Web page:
Millions have been displaced in the seven years since pro-democracy protests in Syria exploded into a full-fledged civil war.
Pentagon officials called the weekend’s strikes a “very serious blow” at “the heart of the Syrian chemical weapons program.”
Trump also authorized strikes in Syria in response to the use of chemical weapons last year. In April 2017, the U.S. fired 59 Tomahawk cruise missiles in response to what it believes was a chemical weapons attack that killed more than 100 people.
Hamza Abu Bassam, who fled to Idlib two weeks ago from eastern Ghouta along with his baby son, said he’s optimistic that the latest strikes will send a message to Assad.
“The Syrian regime needs to know that we have allies as well, and that if they use chemical weapons against civilians, it will be punished,” he said.
However, some questioned the lack of action by President Barack Obama following another chemical weapons attack in 2013, who had previously stated that the use of them represented a “red line.”
“We were all waiting for an international coalition against Bashar al-Assad,” said Layla Qabash, 34, who was evacuated from eastern Ghouta to Idlib two weeks ago with her two young children. Her husband was killed in January 2017. “I thought that the world will not be silent. I was sure that they will fight for the free people in Syria. I thought that the U.S. will help us that time.”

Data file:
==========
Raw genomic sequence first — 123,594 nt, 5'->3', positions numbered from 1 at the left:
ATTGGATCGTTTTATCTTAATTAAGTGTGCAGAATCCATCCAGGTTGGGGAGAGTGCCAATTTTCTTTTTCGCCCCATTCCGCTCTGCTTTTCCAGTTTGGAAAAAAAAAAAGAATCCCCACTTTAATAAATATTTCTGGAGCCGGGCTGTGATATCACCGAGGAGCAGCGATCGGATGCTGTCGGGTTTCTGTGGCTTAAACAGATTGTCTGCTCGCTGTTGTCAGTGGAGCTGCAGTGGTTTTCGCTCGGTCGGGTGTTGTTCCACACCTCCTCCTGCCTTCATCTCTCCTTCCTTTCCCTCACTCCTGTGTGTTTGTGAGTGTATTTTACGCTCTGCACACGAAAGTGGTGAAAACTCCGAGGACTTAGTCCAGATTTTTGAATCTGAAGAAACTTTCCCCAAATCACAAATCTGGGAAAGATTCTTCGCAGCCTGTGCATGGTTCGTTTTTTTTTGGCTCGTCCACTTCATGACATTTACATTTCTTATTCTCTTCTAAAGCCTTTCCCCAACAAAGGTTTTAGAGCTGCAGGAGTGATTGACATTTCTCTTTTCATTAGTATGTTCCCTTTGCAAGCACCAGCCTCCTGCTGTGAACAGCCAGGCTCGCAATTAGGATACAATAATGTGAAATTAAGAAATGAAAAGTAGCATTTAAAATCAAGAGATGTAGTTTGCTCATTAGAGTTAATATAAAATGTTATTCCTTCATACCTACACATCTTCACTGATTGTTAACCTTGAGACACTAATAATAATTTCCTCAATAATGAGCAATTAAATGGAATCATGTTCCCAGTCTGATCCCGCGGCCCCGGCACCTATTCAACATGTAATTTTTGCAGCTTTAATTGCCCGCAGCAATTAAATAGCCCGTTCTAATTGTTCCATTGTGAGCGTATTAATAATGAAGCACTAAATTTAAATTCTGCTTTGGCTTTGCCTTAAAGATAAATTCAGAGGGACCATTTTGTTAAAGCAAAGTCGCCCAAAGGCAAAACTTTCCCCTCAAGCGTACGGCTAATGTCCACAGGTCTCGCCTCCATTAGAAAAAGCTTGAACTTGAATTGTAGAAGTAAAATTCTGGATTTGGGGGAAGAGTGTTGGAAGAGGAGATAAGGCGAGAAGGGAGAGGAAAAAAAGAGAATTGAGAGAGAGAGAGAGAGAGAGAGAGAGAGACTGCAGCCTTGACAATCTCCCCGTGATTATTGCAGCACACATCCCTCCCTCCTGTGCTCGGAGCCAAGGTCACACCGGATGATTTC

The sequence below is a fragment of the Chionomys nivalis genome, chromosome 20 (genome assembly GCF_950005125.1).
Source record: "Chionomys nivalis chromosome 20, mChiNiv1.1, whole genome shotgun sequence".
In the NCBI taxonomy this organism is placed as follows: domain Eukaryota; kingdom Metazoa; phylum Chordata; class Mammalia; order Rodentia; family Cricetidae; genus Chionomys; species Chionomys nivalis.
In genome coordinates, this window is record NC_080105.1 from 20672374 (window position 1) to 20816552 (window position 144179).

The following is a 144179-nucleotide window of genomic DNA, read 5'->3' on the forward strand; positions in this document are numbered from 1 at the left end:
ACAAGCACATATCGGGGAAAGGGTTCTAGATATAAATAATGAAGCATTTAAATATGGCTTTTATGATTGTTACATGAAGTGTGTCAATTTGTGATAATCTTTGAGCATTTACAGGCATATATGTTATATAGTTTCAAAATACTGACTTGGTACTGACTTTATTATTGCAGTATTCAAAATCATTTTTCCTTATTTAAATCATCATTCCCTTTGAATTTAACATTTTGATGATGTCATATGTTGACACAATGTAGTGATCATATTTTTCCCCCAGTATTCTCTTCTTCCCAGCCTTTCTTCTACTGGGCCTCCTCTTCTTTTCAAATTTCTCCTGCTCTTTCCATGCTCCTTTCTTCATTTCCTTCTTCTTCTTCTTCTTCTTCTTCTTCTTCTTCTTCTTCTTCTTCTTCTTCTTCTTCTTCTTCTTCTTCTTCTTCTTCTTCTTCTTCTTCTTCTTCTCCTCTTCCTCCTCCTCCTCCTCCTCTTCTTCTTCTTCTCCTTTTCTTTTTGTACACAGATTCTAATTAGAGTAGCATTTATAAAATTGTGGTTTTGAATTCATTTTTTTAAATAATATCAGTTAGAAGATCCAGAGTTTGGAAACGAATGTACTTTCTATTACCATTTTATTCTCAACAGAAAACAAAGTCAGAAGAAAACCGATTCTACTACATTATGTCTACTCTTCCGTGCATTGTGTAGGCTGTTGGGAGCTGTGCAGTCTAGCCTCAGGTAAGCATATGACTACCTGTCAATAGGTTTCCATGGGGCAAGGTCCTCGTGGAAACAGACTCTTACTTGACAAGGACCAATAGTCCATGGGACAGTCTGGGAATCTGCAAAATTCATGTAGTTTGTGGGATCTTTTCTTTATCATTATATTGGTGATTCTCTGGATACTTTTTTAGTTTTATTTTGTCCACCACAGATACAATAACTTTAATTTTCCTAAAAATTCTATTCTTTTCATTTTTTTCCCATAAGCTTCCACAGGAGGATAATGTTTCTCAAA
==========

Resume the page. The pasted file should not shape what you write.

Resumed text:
She added that Obama’s decision “let us all down and gave hope and a green light to the Syrian regime.”
Qabash praised Trump for launching the airstrikes, saying they left her “very happy.”
And while she wasn’t convinced they would have much impact on the Assad regime, Qabash said they “at least gave us hope that there is a free world who will fight with us for our freedom and that we’re not on our own.”